Great question. You know, and I think a lot of it's going to depend on the circumstances of the practice, specifically, what they need to do what their situation looks like. But I think a common denominator for everyone is making sure that there's an establishment of trust. I think a lot of us think that there's trust without really understanding the presence of it. And true trust means an ability to say what you want in a respectful way without retribution. And that's going back to your definition of psychological safety there. If you have that trust, and that psychological safety, you will find that a practices or a team's ability, for example, to manage conflict is is far more successful there. And that goes to the second step, establishing the trust. And then secondly, addressing conflict, there's always conflict, no, no organization that's built up of people is conflict free. The challenge here is to address it proactively. Whether it's something significant, like a caustic member of your team, that you're not willing to let go because there's a labor talent shortage, or just for whatever other reason, or something more more shallow, like members of your team just don't feel like they're advancing in their career. I mean, that that's also a conflict too. And all that ties back into retention and these other metrics that that we look at to look at the health of the organization from a people perspective. So being intentional about establishing trust about establishing ability to manage conflict successfully, those are, those are common denominators, I think that represent really solid starting points for any manager or leader.Stacey Cordivano:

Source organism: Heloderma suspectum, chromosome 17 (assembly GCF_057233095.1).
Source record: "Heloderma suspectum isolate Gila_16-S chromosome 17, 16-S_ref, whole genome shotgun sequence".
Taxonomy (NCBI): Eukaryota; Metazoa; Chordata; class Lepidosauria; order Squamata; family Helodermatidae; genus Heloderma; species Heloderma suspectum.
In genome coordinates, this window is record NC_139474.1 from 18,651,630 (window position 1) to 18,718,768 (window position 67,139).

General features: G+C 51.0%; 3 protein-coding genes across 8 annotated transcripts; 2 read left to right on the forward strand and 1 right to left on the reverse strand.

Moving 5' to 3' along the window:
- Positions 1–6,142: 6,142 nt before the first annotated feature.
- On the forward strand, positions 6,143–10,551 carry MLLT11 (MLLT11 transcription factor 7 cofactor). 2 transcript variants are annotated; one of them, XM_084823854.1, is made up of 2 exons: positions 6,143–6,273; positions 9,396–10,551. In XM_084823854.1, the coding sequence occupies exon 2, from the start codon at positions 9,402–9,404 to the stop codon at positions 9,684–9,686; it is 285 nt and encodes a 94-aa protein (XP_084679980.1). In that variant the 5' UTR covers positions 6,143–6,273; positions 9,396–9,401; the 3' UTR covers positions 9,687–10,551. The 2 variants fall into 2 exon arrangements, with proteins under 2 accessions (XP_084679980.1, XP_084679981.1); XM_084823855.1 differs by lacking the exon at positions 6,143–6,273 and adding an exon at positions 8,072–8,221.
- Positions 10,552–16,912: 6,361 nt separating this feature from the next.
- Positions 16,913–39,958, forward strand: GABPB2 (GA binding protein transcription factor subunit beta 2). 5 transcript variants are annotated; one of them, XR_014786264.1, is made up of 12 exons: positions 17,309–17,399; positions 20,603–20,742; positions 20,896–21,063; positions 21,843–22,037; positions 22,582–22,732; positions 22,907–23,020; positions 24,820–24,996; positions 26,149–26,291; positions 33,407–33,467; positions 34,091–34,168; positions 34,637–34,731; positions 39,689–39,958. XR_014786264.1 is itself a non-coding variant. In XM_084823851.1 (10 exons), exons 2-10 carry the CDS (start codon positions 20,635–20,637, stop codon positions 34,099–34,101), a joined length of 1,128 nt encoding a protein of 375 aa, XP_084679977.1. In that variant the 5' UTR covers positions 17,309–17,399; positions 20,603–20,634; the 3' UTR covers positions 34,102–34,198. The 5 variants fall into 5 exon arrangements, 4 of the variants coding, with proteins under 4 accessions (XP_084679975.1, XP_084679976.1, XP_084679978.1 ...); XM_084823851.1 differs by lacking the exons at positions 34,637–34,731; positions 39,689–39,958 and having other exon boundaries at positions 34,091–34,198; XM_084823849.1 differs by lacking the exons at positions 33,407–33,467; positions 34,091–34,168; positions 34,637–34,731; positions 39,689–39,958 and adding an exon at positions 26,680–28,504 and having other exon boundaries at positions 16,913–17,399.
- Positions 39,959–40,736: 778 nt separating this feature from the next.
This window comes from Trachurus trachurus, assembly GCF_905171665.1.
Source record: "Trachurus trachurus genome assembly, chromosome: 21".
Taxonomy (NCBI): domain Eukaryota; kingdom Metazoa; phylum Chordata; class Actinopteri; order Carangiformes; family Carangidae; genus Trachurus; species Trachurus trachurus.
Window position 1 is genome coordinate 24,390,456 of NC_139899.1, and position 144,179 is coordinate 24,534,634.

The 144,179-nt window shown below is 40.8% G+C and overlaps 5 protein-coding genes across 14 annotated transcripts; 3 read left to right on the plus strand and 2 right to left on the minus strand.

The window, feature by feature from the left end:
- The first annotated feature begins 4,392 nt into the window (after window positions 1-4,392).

Okay, and then let's switch a little bit to that issue of retention and recruitment throughout the entire veterinary industry. What are your feelings on where we're at currently?Matt Salois:
Yeah, bad. It's bad. It is. And I, you know, I used to sugarcoat it, I think, but I don't think that does much service for anybody. So, you know, no surprise here. I'll pull out the data on this. And this is data from the American Veterinary Medical Association. But when we look at turnover amongst veterinary professionals and compare them to other health professions, they're amongst the highest of them. The average turnover for a DVM is approaching 20%. And that's more than twice an average turnover for a physician working in private practice. And amongst the ones that we looked at turnover for veterinary technicians is the highest even higher than a registered nurse in human medicine, which have notoriously high high rates of turnover. So it's it's a significant challenge. And it's also it's not the disease, it's the symptom. I think we really have to look at it through that lens. When you have high turnover. Oftentimes, it's a it's a signal of low engagement, low trust, low psychological safety, and also high in efficiency, low productivity there. And so it's a good leading indicator, I think, to establish where we are as a profession or even as an individual practice in terms of what's happening within your practice from a people side. And it's definitely something that we've got to focus on and prioritize as a profession and every individual practices well,Stacey Cordivano: